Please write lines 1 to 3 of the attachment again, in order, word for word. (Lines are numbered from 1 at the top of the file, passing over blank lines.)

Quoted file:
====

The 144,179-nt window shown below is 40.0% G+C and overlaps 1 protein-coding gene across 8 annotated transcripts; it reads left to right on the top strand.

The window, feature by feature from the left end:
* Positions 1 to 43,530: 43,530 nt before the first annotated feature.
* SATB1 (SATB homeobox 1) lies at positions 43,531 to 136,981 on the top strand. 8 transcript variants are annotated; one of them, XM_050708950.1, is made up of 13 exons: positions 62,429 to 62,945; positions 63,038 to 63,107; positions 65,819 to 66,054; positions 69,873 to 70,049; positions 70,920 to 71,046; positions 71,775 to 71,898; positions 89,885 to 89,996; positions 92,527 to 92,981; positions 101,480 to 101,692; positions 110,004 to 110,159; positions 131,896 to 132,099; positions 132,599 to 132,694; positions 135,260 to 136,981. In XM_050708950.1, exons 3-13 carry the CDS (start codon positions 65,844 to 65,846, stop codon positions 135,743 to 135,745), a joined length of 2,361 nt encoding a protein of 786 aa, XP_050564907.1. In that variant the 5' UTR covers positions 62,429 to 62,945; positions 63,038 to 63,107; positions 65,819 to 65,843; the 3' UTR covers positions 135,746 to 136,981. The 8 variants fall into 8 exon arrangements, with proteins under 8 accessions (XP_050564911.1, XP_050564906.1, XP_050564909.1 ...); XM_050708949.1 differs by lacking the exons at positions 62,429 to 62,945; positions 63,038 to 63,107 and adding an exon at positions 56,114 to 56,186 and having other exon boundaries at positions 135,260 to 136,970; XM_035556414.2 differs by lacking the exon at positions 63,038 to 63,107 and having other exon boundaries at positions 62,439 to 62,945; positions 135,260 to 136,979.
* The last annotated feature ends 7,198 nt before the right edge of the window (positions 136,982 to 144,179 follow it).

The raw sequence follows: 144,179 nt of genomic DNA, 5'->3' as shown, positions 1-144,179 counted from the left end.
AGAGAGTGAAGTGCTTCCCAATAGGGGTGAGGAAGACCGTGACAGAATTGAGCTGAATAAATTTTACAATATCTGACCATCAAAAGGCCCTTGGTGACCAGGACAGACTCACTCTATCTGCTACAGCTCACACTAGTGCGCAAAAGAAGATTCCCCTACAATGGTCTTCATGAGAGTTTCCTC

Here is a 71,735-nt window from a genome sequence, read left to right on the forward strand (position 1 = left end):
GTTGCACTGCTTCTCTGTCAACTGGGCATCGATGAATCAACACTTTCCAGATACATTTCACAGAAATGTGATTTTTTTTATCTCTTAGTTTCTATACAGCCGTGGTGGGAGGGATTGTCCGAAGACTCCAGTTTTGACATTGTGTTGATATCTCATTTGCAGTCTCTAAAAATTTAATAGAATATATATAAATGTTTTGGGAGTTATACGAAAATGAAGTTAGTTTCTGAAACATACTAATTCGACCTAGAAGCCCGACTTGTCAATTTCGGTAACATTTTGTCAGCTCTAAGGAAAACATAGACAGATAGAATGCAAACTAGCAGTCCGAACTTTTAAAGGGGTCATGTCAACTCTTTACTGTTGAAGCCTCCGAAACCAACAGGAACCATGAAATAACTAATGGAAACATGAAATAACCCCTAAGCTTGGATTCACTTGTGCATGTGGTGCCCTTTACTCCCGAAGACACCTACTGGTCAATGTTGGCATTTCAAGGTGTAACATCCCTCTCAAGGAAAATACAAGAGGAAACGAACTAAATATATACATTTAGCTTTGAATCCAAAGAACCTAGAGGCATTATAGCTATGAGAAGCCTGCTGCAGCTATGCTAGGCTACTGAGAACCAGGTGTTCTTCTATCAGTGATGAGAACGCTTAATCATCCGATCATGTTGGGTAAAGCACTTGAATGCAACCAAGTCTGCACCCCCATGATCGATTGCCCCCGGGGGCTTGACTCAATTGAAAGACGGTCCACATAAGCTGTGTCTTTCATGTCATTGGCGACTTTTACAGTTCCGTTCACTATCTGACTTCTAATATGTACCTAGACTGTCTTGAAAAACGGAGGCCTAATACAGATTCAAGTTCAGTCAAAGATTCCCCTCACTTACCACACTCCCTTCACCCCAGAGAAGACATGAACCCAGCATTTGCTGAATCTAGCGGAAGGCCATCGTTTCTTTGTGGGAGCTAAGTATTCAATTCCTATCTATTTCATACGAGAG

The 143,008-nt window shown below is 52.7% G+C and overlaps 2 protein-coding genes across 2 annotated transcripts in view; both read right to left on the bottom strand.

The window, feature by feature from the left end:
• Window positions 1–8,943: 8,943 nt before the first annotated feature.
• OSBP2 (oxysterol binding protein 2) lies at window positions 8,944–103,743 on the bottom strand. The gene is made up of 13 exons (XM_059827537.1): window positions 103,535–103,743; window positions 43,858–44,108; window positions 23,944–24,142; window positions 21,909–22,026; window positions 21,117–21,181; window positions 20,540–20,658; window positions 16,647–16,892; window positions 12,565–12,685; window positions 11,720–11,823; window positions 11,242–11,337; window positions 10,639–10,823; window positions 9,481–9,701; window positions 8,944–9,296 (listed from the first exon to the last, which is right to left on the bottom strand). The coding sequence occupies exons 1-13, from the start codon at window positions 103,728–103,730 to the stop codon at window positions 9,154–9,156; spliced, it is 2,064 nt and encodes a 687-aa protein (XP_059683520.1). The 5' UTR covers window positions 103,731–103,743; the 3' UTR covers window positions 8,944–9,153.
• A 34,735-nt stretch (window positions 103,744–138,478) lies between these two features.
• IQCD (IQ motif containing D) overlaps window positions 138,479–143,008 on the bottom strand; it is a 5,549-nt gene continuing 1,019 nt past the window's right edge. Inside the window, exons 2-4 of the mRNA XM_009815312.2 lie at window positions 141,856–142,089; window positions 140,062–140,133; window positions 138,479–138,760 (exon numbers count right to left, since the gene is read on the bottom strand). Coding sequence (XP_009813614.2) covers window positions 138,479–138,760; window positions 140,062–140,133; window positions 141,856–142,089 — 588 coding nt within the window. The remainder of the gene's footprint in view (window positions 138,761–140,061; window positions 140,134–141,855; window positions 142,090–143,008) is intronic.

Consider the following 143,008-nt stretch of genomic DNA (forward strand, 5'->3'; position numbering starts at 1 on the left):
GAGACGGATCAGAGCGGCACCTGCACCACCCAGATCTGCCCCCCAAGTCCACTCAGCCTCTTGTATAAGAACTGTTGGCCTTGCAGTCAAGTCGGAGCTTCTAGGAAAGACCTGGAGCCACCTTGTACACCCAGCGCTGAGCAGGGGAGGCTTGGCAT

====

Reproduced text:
The 144,179-nt window shown below is 40.0% G+C and overlaps 1 protein-coding gene across 8 annotated transcripts; it reads left to right on the top strand.

The window, feature by feature from the left end:
* Positions 1 to 43,530: 43,530 nt before the first annotated feature.